Author Topic: Choosing a Starter.  (Read 1902 times)

0 Members and 1 Guest are viewing this topic.

Offline Steve

  • Steve Zinski
  • Administrator
  • *
  • Posts: 1944
  • Age: 51
  • Location: Richmond, VA
    • pizzamaking.com
Re: Choosing a Starter.
« Reply #40 on: November 19, 2013, 09:29:22 PM »
On what other sites  have you followed his work?

I don't doubt he has some knowledge. I'll withhold judgement whether or not PM is fortunate to have him as a member.

Why the hostility? Seriously.
Pizzamaking.com is a member-supported public resource. Click HERE to become a Supporting Member.


Offline arspistorica

  • Registered User
  • Posts: 111
  • Location: Australia
  • Keep that which is simple abundant.
Re: Choosing a Starter.
« Reply #41 on: November 19, 2013, 10:17:37 PM »
I take the research seriously as well, notwithstanding, you canít simply dismiss as romanticism, multiple consistent observations made by a significant number of unrelated individuals.
 

Iím not here to defend the culture peddlers. I have no dog in that fight. Iím here to challenge the science that, as you have presented it, I do not agree is correct based on my observations and the observations of others I trust. Science in a lab doesnít always represent what happens in nature. As a skeptic, all I need to do is poke holes in your theory at which point, you can tell me where Iíve introduced material error or reformulate your hypothesis.

may be better adapted - ever hear of an invasive species?

And my direct observations refute your claims.

No Ė go back and reread what I wrote yet again. I was very deliberate NOT to assume it is Ischia. I only noted that I had a stable culture. (BTW Ė do you think ďevolvedĒ is the right word to use here?)

Once again, you completely missed the question which was simply how do you know Ischia and others are not stable like the culture you just described? You donít.

I don't know how many different aromatic profiles they can create, but I'm quite certain I've smelled two of them, and if they are being produced by the same flora under substantially the same conditions, I'd live for someone to explain to me how that works.

I agree the placebo effect is real, but I also know that if I chew two sugar pills, one of them is not going to taste like an aspirin. I didn't do this experiment looking to come up with a result to disprove your claims. This happened well before I ever heard of you, and in fact, I even described it to another member of this forum at the time.

I appreciate your sophist nature, as I think it's healthy to have scepticism, but, at this point in the conversation, we are circling back around to questions already raised, along with answers already provided.  Whether or not you accept those answers is up to you, but I, for one, do not feel like unnecessarily pulverising an already-dead horse any further. (For the record, I know you do not accept the answers provided or even think the questions have been answered appropriately; I think they have been.)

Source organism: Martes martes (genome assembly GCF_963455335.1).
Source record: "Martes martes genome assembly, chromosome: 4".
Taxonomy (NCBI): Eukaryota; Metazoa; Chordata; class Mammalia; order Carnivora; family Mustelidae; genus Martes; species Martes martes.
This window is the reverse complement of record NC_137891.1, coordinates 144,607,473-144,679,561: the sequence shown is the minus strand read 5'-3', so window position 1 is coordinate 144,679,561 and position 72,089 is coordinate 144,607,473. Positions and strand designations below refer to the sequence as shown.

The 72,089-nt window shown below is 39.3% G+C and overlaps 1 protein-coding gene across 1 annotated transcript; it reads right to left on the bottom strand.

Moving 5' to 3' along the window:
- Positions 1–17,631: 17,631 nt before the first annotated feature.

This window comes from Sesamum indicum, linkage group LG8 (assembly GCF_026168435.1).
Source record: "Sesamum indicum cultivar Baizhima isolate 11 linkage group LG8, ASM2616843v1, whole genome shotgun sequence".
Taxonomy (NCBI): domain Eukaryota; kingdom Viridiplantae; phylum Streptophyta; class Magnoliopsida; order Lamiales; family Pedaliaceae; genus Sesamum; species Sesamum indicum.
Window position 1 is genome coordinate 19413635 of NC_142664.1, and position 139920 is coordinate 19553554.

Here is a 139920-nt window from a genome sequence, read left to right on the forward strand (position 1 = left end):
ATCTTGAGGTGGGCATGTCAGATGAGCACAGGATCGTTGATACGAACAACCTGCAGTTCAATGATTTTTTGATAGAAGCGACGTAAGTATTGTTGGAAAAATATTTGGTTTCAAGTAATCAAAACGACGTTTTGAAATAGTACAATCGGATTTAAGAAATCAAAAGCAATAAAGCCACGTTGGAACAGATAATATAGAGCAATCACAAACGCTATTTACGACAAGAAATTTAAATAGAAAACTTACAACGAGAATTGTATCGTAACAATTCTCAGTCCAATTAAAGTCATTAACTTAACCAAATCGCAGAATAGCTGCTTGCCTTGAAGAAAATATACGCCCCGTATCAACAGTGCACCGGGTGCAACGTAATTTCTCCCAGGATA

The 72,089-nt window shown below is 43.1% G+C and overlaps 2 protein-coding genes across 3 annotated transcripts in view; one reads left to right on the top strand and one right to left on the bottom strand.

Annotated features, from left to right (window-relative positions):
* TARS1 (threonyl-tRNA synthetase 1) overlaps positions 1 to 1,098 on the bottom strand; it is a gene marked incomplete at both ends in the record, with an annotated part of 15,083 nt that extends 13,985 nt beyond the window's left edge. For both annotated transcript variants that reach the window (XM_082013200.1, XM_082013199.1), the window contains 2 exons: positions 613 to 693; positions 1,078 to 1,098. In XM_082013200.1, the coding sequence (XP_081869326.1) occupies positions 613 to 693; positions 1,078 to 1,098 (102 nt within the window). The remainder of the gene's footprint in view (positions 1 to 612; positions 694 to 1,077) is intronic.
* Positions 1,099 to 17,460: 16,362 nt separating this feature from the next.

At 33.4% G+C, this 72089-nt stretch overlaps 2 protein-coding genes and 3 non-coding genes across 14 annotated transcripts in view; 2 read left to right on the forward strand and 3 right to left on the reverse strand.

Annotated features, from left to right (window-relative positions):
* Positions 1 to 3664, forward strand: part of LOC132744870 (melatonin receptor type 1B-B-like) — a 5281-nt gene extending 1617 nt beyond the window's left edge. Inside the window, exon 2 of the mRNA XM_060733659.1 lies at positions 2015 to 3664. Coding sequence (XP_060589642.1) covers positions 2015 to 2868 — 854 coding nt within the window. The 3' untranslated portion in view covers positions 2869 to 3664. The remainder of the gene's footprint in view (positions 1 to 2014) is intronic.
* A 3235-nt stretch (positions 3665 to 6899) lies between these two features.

"Senza il mio territorio sarei solo un panificatore."
                                  -Franco Pepe

Offline arspistorica

  • Registered User
  • Posts: 111
  • Location: Australia
  • Keep that which is simple abundant.
Re: Choosing a Starter.
« Reply #42 on: November 19, 2013, 11:52:04 PM »
Ian,

Believe me, my question was not meant to be offensive. And I do think that there is value in this type of research and discussion.

In my line of work I've been fascinated by how prominent a role gut bacteria plays in both the  maintenance of health as well as the treatment of disease.

If you told physicians 10 years ago that you could minimize the severity and duration of ventilator-related pneumonia by treating patients with "probiotics" administered into the GI tract (not the respiratory tract) you would have been soundly mocked.

More recently it has been shown that the very same bacteria that causes zits (Propionibacteria acnes) also lodges itself in the intervertebral discs of some patients with chronic back pain. Of even greater interest is that these patients can be "cured" of their back pain with a 100 day course of a cheap antibiotic.

Anectdotally, I have been taking a daily probiotic supplement for the past two years (and have been promoting family members and patients to do the same). Whether or not it is related, I have had none (ZERO, ZILCH, NADA) in terms of my biannual 2-3 week phlegm-riddled bout of bronchitis since I started that regimen....

So just these three examples to show you why I think this type of discussion is great. Keep it up!

John K

Sorry, I did not think you were doubtful; I was merely trying to say the companies and people who sell these cultures are irrelevant to the overall argument in my mind.

I follow this microbiotic world broadly as well, and the implications are simply stunning in their implications, breadth and depth.  The idea moves beyond just our health to the microbiotic world's impact on and in plant, soil, and even entire ecosystem health; to how these seemingly simple creatures modulate and regulate their hosts; to how our understanding of natural selection has changed in the past ten years; etc.
« Last Edit: November 20, 2013, 12:09:30 AM by arspistorica »
"Senza il mio territorio sarei solo un panificatore."
                                  -Franco Pepe